This New Orleans icon is as pillowy as a yeast-raised doughnut but doesn’t have as long a rest time and is simpler to cut. Serve with café au lait and piles of confectioners’ sugar.

Beignets

Yield: 3 dozen Time: 1 1/2 hours
2 1/4 cups buttermilk
2 1/4 teaspoons (1 package) instant yeast
2 tablespoons granulated sugar
2 tablespoons butter, softened
4 cups bread flour, plus more for rolling out the dough
1/2 teaspoon salt
About 8 cups neutral oil (like canola or vegetable) for frying, plus more for the bowl
Confectioners’ sugar for topping

1. Heat the buttermilk until it is warm but not hot, about 90°F (it’s okay if it curdles a bit).
2. Using an electric mixer or a stand mixer fitted with the dough hook, mix the yeast, granulated sugar, butter, and buttermilk. Add the flour and salt and mix until the dough pulls away from the sides of the bowl; it will be wet and sticky. If you’re using an electric mixer, the dough will become too thick to beat; when it does, transfer it to a floured surface and gently knead it until it is smooth and elastic.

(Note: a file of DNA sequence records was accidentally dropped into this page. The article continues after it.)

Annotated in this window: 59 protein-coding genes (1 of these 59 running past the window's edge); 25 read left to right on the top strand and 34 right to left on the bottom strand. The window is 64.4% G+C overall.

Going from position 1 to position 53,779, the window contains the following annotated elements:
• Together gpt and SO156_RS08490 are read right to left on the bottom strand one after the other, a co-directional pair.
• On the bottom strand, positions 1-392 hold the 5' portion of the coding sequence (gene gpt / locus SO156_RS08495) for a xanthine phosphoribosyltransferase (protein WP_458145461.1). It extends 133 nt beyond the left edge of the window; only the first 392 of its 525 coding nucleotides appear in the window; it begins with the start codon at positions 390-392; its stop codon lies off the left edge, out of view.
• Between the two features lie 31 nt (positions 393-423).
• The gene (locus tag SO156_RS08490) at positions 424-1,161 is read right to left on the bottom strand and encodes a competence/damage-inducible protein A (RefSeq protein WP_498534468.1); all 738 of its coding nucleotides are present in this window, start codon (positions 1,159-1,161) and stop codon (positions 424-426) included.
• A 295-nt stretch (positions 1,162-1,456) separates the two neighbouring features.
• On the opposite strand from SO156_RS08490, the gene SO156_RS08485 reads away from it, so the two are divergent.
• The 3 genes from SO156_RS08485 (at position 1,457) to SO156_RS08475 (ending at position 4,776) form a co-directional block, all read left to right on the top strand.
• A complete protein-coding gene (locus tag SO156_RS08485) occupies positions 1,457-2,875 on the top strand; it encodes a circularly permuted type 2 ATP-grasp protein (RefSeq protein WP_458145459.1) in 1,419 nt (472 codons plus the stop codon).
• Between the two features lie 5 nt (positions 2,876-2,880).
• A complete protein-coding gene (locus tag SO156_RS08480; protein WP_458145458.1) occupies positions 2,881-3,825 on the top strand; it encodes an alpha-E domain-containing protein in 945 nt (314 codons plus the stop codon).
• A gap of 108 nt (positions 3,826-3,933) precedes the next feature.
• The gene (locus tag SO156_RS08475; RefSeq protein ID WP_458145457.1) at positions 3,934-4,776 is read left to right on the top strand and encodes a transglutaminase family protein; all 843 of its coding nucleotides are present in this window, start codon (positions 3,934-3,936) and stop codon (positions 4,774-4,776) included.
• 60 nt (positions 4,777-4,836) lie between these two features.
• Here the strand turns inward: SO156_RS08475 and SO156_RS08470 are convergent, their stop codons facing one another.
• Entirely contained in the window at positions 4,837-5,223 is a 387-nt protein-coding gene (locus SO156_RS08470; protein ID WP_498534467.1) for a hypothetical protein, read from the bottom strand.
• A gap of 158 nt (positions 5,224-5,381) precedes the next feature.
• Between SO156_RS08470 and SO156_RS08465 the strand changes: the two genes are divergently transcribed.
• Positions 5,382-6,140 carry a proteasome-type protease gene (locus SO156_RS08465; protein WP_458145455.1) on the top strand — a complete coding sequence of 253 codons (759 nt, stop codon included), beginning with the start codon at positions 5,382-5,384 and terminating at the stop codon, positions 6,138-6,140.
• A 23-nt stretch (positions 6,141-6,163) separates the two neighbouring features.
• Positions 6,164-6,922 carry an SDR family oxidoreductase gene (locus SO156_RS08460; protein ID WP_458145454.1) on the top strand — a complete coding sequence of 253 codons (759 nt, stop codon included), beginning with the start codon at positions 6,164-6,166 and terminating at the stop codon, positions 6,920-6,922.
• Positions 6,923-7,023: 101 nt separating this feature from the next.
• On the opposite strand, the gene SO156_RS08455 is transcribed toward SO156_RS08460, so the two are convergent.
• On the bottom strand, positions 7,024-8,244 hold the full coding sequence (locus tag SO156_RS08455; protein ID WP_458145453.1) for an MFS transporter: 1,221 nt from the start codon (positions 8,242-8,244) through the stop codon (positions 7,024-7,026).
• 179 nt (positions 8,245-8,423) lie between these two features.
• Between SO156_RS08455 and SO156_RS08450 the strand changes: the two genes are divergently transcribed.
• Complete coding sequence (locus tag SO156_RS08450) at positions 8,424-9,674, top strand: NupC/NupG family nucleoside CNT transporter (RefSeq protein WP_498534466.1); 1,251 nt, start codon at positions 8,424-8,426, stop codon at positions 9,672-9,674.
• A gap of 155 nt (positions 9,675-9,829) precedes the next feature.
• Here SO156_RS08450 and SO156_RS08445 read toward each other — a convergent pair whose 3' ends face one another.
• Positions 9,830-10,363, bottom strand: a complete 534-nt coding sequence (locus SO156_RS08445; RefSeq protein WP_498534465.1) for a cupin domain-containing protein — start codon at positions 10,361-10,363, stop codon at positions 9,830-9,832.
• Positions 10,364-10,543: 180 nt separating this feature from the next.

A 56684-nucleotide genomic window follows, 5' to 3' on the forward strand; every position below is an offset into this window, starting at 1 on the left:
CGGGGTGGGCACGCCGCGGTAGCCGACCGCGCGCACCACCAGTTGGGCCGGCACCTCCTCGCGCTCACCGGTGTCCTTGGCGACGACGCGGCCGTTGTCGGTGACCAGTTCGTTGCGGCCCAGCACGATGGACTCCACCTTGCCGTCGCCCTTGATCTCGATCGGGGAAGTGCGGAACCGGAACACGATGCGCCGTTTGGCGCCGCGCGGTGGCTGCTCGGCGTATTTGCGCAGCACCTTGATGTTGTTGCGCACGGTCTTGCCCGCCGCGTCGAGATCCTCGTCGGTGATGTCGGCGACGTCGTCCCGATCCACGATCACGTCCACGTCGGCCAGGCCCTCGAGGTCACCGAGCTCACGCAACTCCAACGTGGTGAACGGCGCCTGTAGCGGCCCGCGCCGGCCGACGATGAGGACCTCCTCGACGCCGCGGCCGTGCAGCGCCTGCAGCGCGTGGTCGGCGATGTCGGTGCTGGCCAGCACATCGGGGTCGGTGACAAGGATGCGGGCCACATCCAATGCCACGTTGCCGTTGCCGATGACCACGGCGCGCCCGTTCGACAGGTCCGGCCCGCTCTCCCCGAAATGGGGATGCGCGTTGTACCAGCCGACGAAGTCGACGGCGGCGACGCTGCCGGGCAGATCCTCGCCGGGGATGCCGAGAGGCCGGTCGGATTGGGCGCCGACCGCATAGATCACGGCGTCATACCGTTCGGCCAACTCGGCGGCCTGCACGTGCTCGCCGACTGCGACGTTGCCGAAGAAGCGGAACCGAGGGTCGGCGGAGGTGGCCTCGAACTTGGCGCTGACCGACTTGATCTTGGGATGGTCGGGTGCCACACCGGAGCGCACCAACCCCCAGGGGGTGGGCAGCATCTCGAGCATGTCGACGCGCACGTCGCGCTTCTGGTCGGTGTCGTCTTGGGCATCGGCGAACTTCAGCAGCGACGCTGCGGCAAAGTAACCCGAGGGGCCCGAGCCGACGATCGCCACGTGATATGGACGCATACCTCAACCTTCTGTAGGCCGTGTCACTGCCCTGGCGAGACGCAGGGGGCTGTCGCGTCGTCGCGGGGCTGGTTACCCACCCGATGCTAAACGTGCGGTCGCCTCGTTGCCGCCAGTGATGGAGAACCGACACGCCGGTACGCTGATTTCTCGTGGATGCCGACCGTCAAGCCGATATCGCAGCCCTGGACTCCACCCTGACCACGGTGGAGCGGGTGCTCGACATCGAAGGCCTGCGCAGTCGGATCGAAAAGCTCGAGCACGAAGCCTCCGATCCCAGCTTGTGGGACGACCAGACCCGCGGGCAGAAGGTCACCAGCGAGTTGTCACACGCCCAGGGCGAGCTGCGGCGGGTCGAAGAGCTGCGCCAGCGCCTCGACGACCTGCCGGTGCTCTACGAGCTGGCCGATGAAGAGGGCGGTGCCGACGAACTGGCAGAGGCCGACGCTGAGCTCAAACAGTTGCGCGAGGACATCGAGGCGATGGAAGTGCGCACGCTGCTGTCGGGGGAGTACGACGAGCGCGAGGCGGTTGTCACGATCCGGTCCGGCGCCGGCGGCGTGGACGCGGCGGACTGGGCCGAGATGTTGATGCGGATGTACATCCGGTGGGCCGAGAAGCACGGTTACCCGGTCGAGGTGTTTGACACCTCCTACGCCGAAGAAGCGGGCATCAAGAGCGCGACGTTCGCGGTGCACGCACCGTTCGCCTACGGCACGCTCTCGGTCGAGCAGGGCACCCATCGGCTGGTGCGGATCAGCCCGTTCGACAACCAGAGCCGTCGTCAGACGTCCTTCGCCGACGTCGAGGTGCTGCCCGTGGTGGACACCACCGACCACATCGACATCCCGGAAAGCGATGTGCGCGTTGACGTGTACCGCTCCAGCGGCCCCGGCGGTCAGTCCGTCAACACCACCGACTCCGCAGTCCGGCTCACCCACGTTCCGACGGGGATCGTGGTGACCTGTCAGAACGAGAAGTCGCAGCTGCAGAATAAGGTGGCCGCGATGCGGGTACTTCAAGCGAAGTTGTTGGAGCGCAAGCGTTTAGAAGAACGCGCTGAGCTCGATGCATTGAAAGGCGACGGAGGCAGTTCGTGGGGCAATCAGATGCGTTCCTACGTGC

3. Wipe with 1 teaspoon oil to coat the inside of a large bowl. Transfer the dough to the bowl and cover with plastic wrap or a kitchen towel. Let rise at room temperature for 1 hour.
4. Place a candy thermometer inside a large heavy-bottomed pot or Dutch oven and heat the oil to 375°F while you cut the beignets. Watch very carefully; too-hot oil is a fire hazard and takes a long time to cool down.
5. Roll the dough to 1/2-inch thickness on a well-floured surface and cut it into 2-inch squares. Gently add them to the oil, one at a time; don’t overcrowd the pot. Flip them constantly while they cook. When they are golden brown, transfer them to a paper-towel-lined plate or rack to cool. Top with confectioners’ sugar to taste; to really make these New Orleans style, top each beignet with about 2 tablespoons of it.